Chairperson of the National Ease of Doing Business Committee (NEDBC) Lynn Holowesko said yesterday that the committee finds it “difficult to accept” The Bahamas’ slip to 119 in the World Bank’s Doing Business 2020 report, despite improving its country rankings by a net 55 places.
While The Bahamas improved most significantly in the area of protecting minority investors by some 44 basis points; dealing with construction permits by some 14 points; and starting a business by some 11 basis points, the World Bank cites an increase in the cost of registering property – which saw the biggest decline by 12 basis points – as one of the main factors behind the country’s ranking.
Holowesko said while the committee was surprised and disappointed, it is convinced that if the World Bank has proper data the country’s ranking would be different.
“Despite The Bahamas improving its country rankings by a net 55 places, its overall ranking fell by one place, primarily due to the fact that the World Bank’s data indicates that the cost of registering property increased from 4 percent to 12 percent, when in fact there has been no change in the combined rates of stamp duty and VAT associated with registering property. The World Bank stated that: ‘The Bahamas made property registration more costly by increasing the stamp duty on property transfers’. The deputy prime minister explained this point in his recent statement,” the NEDBC noted in a statement.
“Had the World Bank’s data reflected that there had been no change in the cost of registering property, The Bahamas’ overall ranking would have improved by 11 places relative to last year, instead of declining by one place.”
Still, Holowesko said the issue of registering property has been an area of great concern for the committee since its inception.
“The National Ease of Doing Business Committee met with the registrar general in the fall of 2017, leading to numerous recommendations being made to the government to improve the registry. Several of those recommendations were implemented, particularly as regards company formation and online access to corporate documents,” the statement revealed.
“However, as long as a limit remains in place on the number of documents that can be presented for recording at one time, it is difficult to see how significant improvement can be seen in registering property. As well, the time lapse between submitting a deed to be recorded and collecting the recorded deed involves several weeks and sometimes many months, before a recorded deed can be collected by a law firm or a member of the public.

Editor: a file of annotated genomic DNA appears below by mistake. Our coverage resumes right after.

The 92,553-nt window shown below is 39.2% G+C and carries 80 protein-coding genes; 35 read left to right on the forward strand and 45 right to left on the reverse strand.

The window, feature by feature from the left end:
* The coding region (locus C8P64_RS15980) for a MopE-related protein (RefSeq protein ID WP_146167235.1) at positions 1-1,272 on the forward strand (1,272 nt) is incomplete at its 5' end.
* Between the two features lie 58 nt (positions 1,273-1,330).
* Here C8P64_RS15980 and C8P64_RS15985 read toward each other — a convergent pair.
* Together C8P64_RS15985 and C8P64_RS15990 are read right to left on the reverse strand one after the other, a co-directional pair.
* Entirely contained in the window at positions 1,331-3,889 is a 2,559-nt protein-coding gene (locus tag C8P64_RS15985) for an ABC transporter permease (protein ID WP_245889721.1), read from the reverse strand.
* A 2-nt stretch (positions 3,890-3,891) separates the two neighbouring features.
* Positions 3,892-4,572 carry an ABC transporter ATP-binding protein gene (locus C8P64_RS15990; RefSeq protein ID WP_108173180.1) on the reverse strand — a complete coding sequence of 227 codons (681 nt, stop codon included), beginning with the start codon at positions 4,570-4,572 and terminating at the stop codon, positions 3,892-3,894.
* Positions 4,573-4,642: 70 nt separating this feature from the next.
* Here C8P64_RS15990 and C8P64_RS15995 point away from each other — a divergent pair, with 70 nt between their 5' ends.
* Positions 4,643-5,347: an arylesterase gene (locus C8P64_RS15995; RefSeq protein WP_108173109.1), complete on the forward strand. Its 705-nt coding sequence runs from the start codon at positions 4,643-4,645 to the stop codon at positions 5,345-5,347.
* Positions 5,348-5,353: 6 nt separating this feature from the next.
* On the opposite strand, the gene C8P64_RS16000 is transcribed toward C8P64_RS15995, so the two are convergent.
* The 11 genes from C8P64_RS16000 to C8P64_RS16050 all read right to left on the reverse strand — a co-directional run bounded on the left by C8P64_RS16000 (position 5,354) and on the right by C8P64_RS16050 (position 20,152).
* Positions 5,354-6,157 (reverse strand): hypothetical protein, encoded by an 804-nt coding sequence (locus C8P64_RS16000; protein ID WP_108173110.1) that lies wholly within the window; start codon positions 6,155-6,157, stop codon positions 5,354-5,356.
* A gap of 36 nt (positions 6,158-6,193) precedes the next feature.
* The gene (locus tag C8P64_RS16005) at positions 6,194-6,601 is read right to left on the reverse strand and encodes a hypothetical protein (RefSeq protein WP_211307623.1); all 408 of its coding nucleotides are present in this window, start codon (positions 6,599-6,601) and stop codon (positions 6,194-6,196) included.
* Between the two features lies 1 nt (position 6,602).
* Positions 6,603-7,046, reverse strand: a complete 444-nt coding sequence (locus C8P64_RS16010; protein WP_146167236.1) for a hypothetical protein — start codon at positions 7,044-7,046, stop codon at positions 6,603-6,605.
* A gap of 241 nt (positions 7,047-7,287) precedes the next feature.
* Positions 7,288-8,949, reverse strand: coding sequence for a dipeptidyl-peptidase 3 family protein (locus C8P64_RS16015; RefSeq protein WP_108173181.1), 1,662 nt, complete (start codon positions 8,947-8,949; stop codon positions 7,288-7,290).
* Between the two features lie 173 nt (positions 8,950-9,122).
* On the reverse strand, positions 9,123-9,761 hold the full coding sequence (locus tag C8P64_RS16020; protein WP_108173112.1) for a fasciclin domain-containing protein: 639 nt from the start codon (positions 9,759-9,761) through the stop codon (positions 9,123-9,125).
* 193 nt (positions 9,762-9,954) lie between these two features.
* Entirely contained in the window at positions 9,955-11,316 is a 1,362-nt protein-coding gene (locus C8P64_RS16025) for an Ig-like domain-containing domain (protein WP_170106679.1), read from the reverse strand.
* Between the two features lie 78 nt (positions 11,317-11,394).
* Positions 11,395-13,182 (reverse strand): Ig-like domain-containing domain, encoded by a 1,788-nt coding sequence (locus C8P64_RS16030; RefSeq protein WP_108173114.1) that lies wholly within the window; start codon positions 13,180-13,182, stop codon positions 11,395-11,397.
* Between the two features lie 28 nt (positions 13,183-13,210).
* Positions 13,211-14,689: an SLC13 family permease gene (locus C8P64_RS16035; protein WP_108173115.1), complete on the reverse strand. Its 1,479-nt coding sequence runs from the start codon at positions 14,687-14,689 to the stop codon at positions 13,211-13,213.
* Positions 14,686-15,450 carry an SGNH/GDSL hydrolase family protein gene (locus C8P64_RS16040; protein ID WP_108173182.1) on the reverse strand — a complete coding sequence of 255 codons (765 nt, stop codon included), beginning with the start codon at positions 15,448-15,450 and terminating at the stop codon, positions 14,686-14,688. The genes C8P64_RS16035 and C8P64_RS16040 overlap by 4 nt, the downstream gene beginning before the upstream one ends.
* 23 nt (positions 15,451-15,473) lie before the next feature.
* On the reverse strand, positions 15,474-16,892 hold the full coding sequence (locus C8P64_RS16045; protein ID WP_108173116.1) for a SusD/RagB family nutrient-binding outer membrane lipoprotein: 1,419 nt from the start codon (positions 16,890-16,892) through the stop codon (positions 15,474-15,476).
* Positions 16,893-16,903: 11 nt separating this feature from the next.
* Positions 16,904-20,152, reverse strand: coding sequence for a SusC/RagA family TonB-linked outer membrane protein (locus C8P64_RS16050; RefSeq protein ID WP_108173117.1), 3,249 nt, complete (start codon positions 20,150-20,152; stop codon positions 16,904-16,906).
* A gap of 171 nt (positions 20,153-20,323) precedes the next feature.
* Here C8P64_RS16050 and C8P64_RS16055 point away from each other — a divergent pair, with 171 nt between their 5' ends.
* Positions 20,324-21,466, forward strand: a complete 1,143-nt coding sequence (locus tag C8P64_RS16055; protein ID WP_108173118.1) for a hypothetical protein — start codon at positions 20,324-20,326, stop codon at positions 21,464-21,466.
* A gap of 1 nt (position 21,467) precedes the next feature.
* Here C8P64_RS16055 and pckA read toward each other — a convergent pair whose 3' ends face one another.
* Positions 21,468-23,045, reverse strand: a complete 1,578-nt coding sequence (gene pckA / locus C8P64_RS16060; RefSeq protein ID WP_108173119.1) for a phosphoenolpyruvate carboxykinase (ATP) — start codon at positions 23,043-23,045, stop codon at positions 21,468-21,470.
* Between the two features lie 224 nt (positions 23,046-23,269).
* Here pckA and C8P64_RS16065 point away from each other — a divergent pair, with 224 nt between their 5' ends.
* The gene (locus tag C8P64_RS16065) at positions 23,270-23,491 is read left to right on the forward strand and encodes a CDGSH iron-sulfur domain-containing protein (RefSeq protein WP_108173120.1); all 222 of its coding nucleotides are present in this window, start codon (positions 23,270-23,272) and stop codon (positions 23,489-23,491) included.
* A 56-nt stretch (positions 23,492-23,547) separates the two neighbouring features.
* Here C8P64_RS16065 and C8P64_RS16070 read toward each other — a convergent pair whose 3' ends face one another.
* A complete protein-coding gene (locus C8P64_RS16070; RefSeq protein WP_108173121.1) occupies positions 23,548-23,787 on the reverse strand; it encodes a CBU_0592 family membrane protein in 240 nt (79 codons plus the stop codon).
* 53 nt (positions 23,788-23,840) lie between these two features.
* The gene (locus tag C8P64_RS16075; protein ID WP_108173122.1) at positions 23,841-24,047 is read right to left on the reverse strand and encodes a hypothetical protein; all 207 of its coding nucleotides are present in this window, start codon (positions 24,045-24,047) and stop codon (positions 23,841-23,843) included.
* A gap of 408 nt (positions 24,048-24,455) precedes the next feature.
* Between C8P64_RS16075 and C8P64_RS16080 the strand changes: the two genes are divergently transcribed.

“In 2017 the committee noted that the registrar is critically understaffed and required more qualified personnel. Government has many priorities and its timelines for improvement in all areas of doing business have, at times, been undermined by external pressures. However, the committee is of the view that the needs of the Registrar General Department must be a priority if we are to improve doing business in The Bahamas.”
The other area where The Bahamas scored negatively was in getting credit, in which the country dropped by eight basis points.
“The committee also met with the leading commercial bankers in October 2017. We understand that much of the constraint in banking operations comes from head offices in other countries. However, there would be few business people or ordinary citizens who would say that banking in The Bahamas is an efficient or straightforward process,” the statement noted.
“With particular reference to getting credit, The Bahamas missed an opportunity for an improved ranking because of delays in passing legislation and licensing of the Bahamas Credit Bureau. We now understand that licensing of the credit bureau is expected by year-end.”
The NEDBC stated that it will continue to review the processes involved in doing business in The Bahamas, monitor the country’s strengths and concentrate efforts in making recommendations to the government in the areas where The Bahamas lags behind other countries.
“The government must make the same commitment if we are to convince the world we are open for business and closing the gap with developed economies in ease of doing business,” the statement concluded.